British researchers have developed the microwave bank
- an oven connected to the Internet and with a screen in its door.
As well as combining TV dinners with TV programmes,
the machine will enable the user to order goods or make financial transactions via the Net.
Stephen Emmott of NCR, which makes hole-in-the wall cash dispensers, said:
"You could watch Delia Smith and follow her instructions if you wanted.
You can bake your cake, eat it and replace the ingredients you've used."
The microwave bank, unveiled in London yesterday,
will respond to instructions using voice recognition software.
For anyone who actually wants to lift a finger,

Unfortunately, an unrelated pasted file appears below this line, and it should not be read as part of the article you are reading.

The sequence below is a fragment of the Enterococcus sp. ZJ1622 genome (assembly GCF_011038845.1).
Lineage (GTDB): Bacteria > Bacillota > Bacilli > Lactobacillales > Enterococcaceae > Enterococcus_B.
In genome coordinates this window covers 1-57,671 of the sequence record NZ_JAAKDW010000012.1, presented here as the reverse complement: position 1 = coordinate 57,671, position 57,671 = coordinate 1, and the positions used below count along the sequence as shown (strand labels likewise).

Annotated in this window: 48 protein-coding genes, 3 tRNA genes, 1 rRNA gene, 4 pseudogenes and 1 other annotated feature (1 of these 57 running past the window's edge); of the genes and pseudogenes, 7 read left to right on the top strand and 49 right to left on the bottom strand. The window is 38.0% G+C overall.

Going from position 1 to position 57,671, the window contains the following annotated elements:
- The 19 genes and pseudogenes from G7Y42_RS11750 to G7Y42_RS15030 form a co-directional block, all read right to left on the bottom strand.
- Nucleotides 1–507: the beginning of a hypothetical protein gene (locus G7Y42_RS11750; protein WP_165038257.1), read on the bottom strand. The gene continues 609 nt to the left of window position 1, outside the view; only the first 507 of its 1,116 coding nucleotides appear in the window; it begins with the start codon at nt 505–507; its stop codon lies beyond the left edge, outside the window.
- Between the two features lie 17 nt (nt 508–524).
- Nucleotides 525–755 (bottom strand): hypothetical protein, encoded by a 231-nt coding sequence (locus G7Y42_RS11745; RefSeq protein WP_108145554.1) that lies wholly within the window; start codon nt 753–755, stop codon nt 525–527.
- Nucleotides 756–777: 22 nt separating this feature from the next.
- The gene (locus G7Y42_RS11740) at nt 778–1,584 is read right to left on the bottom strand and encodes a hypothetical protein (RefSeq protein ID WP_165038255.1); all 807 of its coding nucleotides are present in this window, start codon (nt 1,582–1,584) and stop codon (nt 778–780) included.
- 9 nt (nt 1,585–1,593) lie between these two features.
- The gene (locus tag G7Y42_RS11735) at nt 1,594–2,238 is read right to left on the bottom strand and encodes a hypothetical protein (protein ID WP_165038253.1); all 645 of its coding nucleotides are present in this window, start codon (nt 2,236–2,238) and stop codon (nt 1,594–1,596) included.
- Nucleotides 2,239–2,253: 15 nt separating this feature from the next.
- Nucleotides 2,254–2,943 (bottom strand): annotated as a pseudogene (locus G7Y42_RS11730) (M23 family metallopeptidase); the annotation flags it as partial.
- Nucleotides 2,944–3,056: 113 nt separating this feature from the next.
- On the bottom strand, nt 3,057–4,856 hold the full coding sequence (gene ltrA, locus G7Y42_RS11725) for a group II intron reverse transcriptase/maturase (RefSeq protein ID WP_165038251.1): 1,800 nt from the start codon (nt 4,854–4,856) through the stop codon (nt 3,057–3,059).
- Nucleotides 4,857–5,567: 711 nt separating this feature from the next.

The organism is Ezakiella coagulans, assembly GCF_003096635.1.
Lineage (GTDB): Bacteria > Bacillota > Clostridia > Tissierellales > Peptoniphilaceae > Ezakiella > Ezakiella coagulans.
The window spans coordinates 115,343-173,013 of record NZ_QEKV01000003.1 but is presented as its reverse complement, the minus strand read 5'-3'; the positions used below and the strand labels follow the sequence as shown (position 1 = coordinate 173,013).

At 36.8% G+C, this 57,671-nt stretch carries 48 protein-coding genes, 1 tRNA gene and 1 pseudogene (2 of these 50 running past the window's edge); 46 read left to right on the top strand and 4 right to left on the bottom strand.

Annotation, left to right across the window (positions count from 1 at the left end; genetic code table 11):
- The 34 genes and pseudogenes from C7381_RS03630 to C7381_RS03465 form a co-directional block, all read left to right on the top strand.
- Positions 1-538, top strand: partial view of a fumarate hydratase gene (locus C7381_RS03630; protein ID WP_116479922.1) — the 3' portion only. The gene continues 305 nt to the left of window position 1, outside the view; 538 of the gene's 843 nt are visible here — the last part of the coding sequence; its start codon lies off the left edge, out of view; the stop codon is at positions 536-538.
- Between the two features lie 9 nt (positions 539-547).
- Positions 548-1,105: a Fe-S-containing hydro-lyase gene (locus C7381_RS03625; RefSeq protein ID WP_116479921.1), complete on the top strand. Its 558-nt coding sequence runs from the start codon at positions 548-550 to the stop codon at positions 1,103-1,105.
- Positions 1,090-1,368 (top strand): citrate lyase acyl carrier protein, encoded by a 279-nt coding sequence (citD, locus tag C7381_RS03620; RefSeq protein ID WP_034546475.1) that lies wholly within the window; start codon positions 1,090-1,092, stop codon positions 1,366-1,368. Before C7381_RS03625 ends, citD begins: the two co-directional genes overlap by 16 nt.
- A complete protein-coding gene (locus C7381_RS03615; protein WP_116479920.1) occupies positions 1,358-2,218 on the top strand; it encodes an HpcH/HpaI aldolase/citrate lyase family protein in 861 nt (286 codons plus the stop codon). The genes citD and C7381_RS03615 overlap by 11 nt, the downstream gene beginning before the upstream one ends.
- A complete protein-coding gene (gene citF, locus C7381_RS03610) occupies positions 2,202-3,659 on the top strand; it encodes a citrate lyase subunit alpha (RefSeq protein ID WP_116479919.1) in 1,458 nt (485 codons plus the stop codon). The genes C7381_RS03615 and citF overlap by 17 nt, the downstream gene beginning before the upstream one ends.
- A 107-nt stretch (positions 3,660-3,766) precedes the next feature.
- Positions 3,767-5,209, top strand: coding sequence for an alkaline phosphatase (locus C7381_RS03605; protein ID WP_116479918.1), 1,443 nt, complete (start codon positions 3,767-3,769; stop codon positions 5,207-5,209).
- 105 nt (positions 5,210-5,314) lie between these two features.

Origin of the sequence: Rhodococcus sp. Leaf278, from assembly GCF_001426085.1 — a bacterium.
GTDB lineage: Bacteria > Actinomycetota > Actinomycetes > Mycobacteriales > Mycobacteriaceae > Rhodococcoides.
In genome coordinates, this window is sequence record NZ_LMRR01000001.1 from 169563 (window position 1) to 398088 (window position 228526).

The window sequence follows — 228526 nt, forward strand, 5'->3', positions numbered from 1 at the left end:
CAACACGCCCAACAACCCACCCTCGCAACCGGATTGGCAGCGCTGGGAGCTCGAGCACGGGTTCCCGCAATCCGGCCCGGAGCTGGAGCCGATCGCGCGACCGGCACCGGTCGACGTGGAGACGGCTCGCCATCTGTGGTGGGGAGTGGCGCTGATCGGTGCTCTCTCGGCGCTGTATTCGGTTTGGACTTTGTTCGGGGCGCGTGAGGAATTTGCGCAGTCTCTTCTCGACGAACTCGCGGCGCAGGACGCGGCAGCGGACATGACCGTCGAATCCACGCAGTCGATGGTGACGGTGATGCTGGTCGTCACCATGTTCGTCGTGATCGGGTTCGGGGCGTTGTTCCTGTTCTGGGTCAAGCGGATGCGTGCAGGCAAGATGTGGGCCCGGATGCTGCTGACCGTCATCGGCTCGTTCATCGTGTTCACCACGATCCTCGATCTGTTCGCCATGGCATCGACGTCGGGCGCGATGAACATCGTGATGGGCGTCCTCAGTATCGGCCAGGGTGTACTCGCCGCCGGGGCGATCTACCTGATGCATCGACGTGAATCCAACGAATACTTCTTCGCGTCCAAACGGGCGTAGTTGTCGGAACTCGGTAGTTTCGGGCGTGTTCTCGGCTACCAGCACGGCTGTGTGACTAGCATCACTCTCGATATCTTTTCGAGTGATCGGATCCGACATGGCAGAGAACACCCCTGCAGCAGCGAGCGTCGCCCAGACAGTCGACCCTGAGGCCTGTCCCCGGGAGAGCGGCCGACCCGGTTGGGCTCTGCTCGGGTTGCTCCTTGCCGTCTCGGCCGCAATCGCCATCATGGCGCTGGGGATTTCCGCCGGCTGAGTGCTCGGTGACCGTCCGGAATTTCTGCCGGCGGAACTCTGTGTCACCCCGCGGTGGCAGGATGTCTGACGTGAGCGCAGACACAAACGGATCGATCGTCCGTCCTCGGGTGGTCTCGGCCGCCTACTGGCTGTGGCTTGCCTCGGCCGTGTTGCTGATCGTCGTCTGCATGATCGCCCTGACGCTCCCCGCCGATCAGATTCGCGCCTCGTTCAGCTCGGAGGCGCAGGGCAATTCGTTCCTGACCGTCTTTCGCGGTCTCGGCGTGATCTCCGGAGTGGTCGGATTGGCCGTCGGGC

it will also have a touch-sensitive screen.
The working prototype has a barcode scanner for ordering groceries.
NCR's Knowledge Lab developed the idea to help to ease the pressure on banks,
which can offset the cost of keeping branches open by offering services via the Internet.
Although banks have been encouraging customers to use such services there is resistance to change.
"Only 30 per cent of homes have personal computers," Dr Emmott said.
"But our research has shown that consumers who refuse to use a PC
take to the microwave bank like a duck to water."
Ease of use would be the key to the machine's success.
"People are familiar with the microwave - they are comfortable with it," he said.
A production version would cost between £600 and £700 and could be on sale within two years.
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